The desire for enjoyment is present both in Krishna and in His parts and parcels, the living entities. In the spiritual world, such desires are also spiritual. No one should mistakenly consider such desires to be material. In the material world, if one is sexually inclined and enjoys sex life, he enjoys something temporary. His enjoyment vanishes after a few minutes. However, in the spiritual world the same enjoyment may be there, but it never vanishes. It is continuously enjoyed. In the spiritual world such sex pleasure appears to the enjoyer to be more and more relishable with each new feature. In the material world, however, sex enjoyment becomes distasteful after a few minutes only, and it is never permanent. (Chaitanya-charitamrita, Madhya 8.138, Purport)

The only ultimate cure for mundane sexuality – which entices us, embarrasses us, drives us, frustrates us, and provides us at best with fleeting, temporary, and decreasing pleasure – is to regain the original form of that pleasure through a union of love and service with our source, Krishna. The process to achieve that is bhakti-yoga, which includes a variety of practices, the chief of which is to chant the names of Lord Krishna and Lord Rama and Their pleasure energy, Hare. Because the names of the Lord and His energy are identical with them, the total yoga between the soul, the Lord, and the pleasure energy is accomplished as soon as a soul is immersed in that sound with a mood of dependent love and service.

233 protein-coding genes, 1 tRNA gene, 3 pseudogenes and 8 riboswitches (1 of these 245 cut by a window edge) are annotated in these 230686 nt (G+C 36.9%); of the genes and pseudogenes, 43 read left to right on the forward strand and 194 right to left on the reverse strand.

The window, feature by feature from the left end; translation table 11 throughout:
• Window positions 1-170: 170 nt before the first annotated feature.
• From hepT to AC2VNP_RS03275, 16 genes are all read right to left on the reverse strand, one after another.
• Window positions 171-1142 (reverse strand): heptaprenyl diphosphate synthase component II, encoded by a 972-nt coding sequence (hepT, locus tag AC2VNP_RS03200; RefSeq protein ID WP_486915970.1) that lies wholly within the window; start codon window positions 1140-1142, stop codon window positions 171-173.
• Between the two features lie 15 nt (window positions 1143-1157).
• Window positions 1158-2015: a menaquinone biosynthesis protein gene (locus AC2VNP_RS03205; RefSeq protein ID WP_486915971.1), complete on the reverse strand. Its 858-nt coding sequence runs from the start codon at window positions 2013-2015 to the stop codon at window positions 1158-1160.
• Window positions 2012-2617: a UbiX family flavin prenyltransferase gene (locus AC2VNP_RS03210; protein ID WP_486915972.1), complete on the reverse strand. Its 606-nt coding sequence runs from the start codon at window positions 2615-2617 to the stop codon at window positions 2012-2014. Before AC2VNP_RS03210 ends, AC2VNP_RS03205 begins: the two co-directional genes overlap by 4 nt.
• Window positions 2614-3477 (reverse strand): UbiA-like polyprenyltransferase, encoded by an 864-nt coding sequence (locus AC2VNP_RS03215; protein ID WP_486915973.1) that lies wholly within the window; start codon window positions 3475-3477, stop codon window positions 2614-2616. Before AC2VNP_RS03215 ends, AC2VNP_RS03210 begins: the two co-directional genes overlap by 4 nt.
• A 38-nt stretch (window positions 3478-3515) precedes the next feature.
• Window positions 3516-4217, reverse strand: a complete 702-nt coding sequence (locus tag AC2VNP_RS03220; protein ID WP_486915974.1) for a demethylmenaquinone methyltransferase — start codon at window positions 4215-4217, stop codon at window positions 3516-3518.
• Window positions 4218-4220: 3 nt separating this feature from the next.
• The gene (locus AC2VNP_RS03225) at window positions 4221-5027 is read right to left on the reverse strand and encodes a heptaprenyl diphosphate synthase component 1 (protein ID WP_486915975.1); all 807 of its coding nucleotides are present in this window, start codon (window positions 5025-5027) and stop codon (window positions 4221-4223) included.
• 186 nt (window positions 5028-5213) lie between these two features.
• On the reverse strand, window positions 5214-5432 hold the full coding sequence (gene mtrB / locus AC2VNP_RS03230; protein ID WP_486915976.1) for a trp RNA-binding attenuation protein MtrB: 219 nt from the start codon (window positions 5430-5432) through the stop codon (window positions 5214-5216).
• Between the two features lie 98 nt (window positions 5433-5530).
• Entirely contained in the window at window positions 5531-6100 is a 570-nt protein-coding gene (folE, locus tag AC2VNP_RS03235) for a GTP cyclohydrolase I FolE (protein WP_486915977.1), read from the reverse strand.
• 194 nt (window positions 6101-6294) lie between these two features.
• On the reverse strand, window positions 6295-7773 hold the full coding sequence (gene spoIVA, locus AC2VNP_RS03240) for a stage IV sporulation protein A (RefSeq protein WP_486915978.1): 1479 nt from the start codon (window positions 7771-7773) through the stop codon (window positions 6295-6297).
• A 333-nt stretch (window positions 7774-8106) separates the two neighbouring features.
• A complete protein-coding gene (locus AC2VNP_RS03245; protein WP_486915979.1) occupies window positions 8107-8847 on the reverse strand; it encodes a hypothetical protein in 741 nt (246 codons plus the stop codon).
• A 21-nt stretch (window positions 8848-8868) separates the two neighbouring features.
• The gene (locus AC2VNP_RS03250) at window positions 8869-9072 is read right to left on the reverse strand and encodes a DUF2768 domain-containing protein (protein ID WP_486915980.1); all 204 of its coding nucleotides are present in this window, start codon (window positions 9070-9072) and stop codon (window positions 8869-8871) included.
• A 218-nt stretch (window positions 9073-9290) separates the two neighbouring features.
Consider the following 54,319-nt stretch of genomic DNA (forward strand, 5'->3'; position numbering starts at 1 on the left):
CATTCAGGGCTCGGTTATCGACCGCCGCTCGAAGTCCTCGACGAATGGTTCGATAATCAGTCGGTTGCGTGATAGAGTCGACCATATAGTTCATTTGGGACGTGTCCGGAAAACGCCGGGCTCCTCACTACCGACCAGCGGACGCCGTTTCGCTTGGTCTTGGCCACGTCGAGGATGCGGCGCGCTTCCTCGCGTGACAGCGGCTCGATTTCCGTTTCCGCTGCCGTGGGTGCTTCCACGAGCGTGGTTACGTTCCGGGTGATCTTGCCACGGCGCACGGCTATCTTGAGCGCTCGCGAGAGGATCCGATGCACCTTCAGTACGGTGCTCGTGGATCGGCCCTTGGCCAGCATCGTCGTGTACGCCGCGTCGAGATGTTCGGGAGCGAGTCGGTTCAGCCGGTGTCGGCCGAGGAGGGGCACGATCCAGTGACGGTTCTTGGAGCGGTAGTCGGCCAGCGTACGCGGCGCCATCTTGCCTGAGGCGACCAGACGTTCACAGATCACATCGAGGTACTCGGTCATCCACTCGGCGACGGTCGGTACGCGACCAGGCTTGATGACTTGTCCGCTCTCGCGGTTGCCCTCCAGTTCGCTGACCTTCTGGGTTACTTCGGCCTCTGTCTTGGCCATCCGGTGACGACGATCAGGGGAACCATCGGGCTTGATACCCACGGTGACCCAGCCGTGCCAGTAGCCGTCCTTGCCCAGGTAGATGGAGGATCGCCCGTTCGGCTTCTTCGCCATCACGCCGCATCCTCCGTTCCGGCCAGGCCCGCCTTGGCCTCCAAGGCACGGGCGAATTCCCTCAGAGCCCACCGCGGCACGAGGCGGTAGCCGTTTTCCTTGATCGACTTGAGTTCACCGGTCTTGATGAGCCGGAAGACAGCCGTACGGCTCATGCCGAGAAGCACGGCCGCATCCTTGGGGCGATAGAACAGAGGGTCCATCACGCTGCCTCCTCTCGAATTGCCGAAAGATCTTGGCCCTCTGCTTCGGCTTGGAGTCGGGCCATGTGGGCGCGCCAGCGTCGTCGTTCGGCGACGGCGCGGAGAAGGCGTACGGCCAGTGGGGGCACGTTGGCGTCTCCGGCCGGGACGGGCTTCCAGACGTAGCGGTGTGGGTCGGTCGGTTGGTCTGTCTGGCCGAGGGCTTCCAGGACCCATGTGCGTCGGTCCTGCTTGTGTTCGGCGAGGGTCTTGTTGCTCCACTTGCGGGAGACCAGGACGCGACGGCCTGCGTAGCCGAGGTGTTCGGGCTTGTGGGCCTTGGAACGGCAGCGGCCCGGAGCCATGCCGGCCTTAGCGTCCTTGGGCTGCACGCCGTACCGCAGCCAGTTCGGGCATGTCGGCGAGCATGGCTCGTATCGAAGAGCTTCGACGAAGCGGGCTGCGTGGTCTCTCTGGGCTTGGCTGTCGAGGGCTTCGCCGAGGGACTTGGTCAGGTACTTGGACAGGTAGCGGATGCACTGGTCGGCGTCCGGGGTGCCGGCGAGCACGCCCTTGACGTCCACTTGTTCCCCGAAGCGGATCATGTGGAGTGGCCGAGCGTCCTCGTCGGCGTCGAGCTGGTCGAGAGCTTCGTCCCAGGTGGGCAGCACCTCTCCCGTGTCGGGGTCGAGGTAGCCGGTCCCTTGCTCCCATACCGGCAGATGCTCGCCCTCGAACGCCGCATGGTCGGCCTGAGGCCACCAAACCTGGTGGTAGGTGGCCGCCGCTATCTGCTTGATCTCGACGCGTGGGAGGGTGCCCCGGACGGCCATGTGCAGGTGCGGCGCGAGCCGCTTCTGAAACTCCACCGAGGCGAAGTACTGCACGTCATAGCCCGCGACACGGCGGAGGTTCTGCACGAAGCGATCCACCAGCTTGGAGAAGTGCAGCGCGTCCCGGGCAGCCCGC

Therefore, when chanting Hare Krishna, Hare Krishna, Krishna Krishna, Hare Hare/ Hare Rama, Hare Rama, Rama Rama, Hare Hare, one feels great happiness on a platform higher than that of the mind and senses. As a practitioner gradually deepens in bhakti-yoga, all mundane sexual desires are transformed back into genuine spiritual love, krishna-prema.

However, achieving the full purification necessary to return our original state of utmost bliss is generally a gradual process. Therefore, material sexual desires demand some outlet until they are fully back in their primal spiritual condition. The scriptures prescribe two righteous outlets that give the student of bhakti-yoga support along the route to transcendence.

Two Supports for Bhakti-yogis